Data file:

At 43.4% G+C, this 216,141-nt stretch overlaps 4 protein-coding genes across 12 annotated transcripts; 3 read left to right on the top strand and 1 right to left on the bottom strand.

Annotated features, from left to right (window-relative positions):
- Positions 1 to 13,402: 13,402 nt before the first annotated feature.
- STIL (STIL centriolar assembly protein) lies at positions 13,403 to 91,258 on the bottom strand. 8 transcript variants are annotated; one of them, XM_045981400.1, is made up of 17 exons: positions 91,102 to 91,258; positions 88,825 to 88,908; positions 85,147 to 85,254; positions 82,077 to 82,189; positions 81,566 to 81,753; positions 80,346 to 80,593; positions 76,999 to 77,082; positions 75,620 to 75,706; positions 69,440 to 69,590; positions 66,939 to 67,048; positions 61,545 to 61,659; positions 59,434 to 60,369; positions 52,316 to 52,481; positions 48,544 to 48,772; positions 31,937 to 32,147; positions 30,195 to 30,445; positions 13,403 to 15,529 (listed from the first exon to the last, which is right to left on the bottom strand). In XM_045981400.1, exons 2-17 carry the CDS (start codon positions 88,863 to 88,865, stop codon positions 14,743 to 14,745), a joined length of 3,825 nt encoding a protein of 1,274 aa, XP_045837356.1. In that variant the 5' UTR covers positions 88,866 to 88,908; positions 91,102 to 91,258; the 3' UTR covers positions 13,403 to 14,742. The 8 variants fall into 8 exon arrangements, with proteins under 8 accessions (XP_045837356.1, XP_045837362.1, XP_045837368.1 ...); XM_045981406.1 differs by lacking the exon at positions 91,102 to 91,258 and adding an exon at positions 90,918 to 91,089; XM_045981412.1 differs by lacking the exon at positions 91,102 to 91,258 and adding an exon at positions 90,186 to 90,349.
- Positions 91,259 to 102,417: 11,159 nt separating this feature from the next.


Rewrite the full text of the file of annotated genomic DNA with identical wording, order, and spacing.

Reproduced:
At 43.4% G+C, this 216,141-nt stretch overlaps 4 protein-coding genes across 12 annotated transcripts; 3 read left to right on the top strand and 1 right to left on the bottom strand.

Annotated features, from left to right (window-relative positions):
- Positions 1 to 13,402: 13,402 nt before the first annotated feature.
- STIL (STIL centriolar assembly protein) lies at positions 13,403 to 91,258 on the bottom strand. 8 transcript variants are annotated; one of them, XM_045981400.1, is made up of 17 exons: positions 91,102 to 91,258; positions 88,825 to 88,908; positions 85,147 to 85,254; positions 82,077 to 82,189; positions 81,566 to 81,753; positions 80,346 to 80,593; positions 76,999 to 77,082; positions 75,620 to 75,706; positions 69,440 to 69,590; positions 66,939 to 67,048; positions 61,545 to 61,659; positions 59,434 to 60,369; positions 52,316 to 52,481; positions 48,544 to 48,772; positions 31,937 to 32,147; positions 30,195 to 30,445; positions 13,403 to 15,529 (listed from the first exon to the last, which is right to left on the bottom strand). In XM_045981400.1, exons 2-17 carry the CDS (start codon positions 88,863 to 88,865, stop codon positions 14,743 to 14,745), a joined length of 3,825 nt encoding a protein of 1,274 aa, XP_045837356.1. In that variant the 5' UTR covers positions 88,866 to 88,908; positions 91,102 to 91,258; the 3' UTR covers positions 13,403 to 14,742. The 8 variants fall into 8 exon arrangements, with proteins under 8 accessions (XP_045837356.1, XP_045837362.1, XP_045837368.1 ...); XM_045981406.1 differs by lacking the exon at positions 91,102 to 91,258 and adding an exon at positions 90,918 to 91,089; XM_045981412.1 differs by lacking the exon at positions 91,102 to 91,258 and adding an exon at positions 90,186 to 90,349.
- Positions 91,259 to 102,417: 11,159 nt separating this feature from the next.